The formal leap of 70-year-old Tamil superhero Rajnikanth alias Shivaji Rao Gaekwad into the roiling waters of Dravidian politics on January 1, 2021, is widely expected to result in a storm. Some experts predict it might even be a tsunami. How much power will the breakers pack can at best be a hunch at this stage. Only the naïve will hazard a prognosis given the imponderables. Those expecting a veni vedi vici (I came, I saw, I conquered) sort of scenario are likely to be disappointed. Holding one’s horses is the safest option for now.
Age for one is not on Rajni’s side quite apart from the health issues plaguing him. M G Ramachandran (MGR) was 50 when he was first elected to the Tamil Nadu assembly in 1967 though he was a member of state legislative council since 1962. But his political innings predates his House membership. He was in the Congress before joining the C N Annadurai founded DMK, serving as its treasurer for three years before the latter’s death in 1969. MGR quit the DMK in 1972 to launch his own outfit, the AIADMK, and became the first actor to become chief minister in 1977 at the age of 60. He was serving his third term when he died in 1987. MGR, like Rajni, had humble beginnings and generously contributed to charitable causes. The decision to give him a posthumous Bharat Ratna was motivated by the Congress’ political interests in the late eighties. MGR had a delirious following, but lacked the noblesse oblige of the state’s top two political icons (both former CMs) who were recipients of the top civilian award: C Rajagopalachari (Rajaji) and K. Kamaraj.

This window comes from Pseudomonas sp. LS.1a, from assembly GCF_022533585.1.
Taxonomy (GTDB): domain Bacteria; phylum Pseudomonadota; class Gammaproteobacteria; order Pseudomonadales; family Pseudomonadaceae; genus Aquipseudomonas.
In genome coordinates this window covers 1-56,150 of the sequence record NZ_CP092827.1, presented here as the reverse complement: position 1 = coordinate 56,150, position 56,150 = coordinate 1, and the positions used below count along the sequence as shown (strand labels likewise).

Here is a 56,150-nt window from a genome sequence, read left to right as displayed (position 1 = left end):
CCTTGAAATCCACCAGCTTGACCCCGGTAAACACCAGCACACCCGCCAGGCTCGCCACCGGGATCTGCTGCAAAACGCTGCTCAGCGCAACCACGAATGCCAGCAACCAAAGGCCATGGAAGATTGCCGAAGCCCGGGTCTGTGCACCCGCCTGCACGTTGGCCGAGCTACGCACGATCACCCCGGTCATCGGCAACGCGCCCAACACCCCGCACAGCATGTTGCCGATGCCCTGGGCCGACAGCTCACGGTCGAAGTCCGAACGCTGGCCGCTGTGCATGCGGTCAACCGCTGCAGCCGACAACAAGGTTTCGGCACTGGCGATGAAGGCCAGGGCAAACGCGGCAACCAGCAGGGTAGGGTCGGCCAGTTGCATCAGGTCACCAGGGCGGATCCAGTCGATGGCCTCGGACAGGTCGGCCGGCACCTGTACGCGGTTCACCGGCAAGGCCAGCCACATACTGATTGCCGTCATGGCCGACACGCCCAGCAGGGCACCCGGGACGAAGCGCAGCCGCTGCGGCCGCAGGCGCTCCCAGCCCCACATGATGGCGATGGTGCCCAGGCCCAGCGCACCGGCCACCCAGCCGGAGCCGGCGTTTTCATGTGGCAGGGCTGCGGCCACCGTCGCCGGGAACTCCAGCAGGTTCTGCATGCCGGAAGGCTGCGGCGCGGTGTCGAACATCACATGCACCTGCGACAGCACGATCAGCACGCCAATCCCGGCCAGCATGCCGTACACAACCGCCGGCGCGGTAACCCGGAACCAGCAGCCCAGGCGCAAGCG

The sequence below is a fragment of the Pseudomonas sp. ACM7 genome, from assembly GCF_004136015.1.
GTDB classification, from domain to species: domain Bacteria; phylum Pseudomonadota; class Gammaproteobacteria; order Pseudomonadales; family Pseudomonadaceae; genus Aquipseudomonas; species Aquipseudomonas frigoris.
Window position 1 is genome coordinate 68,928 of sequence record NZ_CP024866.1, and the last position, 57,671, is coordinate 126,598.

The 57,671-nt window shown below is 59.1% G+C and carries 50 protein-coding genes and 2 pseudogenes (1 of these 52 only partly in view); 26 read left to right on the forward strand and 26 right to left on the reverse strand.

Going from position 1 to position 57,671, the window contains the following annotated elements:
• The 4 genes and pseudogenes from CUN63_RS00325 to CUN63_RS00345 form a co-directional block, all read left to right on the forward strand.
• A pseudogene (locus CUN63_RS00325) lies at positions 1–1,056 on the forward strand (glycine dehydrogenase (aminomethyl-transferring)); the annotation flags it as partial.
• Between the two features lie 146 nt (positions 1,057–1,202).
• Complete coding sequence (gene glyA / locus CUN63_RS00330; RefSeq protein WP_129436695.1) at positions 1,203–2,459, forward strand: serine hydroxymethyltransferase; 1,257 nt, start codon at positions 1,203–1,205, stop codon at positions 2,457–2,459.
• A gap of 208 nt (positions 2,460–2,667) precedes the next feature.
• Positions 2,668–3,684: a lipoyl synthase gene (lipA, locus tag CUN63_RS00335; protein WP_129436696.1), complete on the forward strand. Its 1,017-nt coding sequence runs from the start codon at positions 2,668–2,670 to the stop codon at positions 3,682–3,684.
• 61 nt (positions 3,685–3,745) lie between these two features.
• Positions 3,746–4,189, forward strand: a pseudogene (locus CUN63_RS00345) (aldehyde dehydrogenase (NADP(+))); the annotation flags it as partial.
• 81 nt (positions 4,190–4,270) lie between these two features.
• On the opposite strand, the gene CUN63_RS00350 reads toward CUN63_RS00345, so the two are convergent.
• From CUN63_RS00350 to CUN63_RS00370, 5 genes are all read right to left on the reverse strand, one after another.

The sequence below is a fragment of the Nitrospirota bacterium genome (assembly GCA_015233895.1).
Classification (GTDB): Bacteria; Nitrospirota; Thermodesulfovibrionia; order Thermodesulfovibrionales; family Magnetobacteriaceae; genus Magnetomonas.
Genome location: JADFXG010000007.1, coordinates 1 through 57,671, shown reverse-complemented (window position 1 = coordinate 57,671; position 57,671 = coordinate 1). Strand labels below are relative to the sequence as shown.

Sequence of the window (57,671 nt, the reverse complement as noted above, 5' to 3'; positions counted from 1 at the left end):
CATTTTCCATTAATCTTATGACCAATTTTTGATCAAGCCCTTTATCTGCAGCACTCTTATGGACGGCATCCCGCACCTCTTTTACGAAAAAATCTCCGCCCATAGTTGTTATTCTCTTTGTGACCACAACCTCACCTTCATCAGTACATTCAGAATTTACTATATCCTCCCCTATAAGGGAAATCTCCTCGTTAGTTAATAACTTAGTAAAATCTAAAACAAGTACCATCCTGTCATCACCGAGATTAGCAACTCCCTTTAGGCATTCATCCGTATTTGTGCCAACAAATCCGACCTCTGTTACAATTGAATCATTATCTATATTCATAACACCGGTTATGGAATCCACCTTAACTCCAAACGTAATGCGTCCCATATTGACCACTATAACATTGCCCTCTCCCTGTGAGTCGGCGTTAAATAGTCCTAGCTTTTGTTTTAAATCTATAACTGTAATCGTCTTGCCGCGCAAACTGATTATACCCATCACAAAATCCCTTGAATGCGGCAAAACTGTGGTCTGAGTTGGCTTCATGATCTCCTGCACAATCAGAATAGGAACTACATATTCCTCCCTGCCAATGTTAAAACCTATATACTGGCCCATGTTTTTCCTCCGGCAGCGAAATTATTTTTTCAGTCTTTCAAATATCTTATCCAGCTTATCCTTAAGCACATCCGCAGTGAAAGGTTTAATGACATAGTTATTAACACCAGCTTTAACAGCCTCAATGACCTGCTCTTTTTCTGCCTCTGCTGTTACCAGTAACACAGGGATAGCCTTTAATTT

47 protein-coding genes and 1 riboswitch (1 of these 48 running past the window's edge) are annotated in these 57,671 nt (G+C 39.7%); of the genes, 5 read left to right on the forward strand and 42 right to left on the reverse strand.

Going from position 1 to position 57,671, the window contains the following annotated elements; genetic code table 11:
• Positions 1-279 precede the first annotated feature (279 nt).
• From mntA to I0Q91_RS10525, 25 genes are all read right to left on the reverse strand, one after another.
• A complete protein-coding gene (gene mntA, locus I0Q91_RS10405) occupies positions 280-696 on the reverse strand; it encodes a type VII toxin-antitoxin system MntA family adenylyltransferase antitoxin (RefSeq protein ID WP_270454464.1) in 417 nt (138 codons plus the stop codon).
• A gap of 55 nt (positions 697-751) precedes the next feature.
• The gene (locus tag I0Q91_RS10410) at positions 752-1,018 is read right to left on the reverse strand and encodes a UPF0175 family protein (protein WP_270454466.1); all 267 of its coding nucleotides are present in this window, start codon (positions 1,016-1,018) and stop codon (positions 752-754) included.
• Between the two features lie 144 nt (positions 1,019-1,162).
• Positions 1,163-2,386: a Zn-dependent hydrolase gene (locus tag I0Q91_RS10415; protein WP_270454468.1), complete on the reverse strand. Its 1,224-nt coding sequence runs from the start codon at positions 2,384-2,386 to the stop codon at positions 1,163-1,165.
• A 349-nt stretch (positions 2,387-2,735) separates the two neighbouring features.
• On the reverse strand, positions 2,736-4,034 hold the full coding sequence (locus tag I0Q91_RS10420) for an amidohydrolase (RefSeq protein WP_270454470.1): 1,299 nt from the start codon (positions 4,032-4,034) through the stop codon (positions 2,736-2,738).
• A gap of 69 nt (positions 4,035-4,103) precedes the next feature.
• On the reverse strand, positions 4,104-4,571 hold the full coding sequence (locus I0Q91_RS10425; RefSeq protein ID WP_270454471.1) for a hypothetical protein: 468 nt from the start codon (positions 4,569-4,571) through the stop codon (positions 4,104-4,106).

The rise of Jayalalitha, an MGR protege, was even more spectacular. Amma was an attractive 41 when elected MLA in 1989 and served as the youngest Opposition Leader before sweeping to power in 1991 with a massive mandate in alliance with the Congress. If MGR’s training ground was the DMK, Amma’s was the AIADMK which she joined in 1982.